It appears 900 Lake Shore was designed by Pollmar and Ropes, possibly their first residential project in Grosse Pointe. Completed in 1913, the property was a striking 6,000 sq ft, 17-room Southern Colonial style home designed for George Osius – the first president of the Village of GP Shores. The front elevation had six tall narrow columns, several delicate arched windows on the second floor, a wrought iron balcony, along with a green tile roof that incorporated a sizable rectangular dormer window. It was constructed from brick with a white stucco exterior that was in keeping with the style of architecture present on this part of Lake Shore during this era. We understand “the house had many interesting features including a basement garage with a turntable for ease of moving automobiles, a very modern kitchen, and a study with a beautiful desk. The property had almost 400 feet of lake frontage and became a social and civic center of the community.” Source: The Village of Grosse Pointe Shores, author Arthur M. Woodford. It is apparent 900 Lake Shore was sold for the final time in May 1987. It was then raised (date unknown) and a new home was built in its place.You can read the full story by clicking here.


1009 Kensington - Designed for Joseph Perrien in 1917.
The property is a classically designed center entrance Georgian Colonial home. The exterior of this symmetrical brick-built house features multiple double hung windows with black shutters and a brick keystone above each window on the first floor. The main focal point, however, is the central covered porch and the three dormers in the roof.The porches on the left- and right-hand sides were later additions. The property has an excellent floor plan featuring a 13’ x 19’ sq ft living room, a 13’ x 14’ sq ft dining room, a 10’ x 15’ sq ft family room, butler’s pantry, and a terrace at the rear of the home. In a listing (dated November 1973) we understand James the groundskeeper still lived on the 3rd floor.

1302 Kensington - Designed for Herman Brock in 1924.

Some other projects in Detroit by Pollmar and Ropes include:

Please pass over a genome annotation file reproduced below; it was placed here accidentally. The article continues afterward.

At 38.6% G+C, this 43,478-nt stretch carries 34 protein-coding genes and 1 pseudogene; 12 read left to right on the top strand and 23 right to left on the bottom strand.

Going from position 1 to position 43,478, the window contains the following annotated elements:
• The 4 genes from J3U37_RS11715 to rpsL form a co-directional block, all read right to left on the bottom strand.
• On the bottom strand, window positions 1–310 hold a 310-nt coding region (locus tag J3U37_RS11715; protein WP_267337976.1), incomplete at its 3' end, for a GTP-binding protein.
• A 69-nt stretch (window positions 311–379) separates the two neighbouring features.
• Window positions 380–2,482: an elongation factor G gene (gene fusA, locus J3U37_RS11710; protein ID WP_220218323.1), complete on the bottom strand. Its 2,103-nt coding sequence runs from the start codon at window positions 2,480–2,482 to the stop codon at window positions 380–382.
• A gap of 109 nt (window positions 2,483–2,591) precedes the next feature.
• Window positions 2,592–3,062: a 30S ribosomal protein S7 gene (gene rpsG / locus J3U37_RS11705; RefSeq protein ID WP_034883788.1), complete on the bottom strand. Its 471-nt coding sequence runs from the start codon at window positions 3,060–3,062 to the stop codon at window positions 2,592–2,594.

• Holmes Building – 1902 (image via Burton Historical Collection)

  • The Roycourt Apartment Building – 1903
  • Residence for Louis Welt – Hancock Avenue - 1905
  • The Manhattan Apartments – 1905
  • Four story brick store for the Detroit Candy Company – 1907
  • Gordon-Pagel Bakery – 1907 (image

  • Terraced houses - 1907
  • Sherbrooke Apartments – 1913
  • Warehouse for C.F Smith – 1916 (image The Western Architect, Nov 1916)

  • Factory for Scheinman & Company – 1916 (image The Western Architect, Nov 1916)

  • Factory for the Detroit Oil Cloth Company – 1917
  • Furniture Store for George F. Streng – 1924
  • Yorba Hotel – 1924
  • Koenig Residence – Palmer Woods – 1924 (image Michigan Architect and Engineer, Jan 1924)


Pollmar and Ropes were two skilled architects who made a huge impact on the architectural scene in Detroit thanks to the apartments and industrial buildings they designed during the early 20th century. Thankfully some of their residential work is still around, with three superb examples in Grosse Pointe.



*Photos courtesy of the Higbie Maxon Agney archives unless stated.

** Research, information, and data sources are deemed reliable, but accuracy cannot be fully guaranteed.



Written by Katie Doelle
Copyright © 2024 Higbie Maxon Agney & Katie Doelle



If you have a home, building or street you would like us to profile please contact Higbie Maxon Agney – - we will try and feature the property.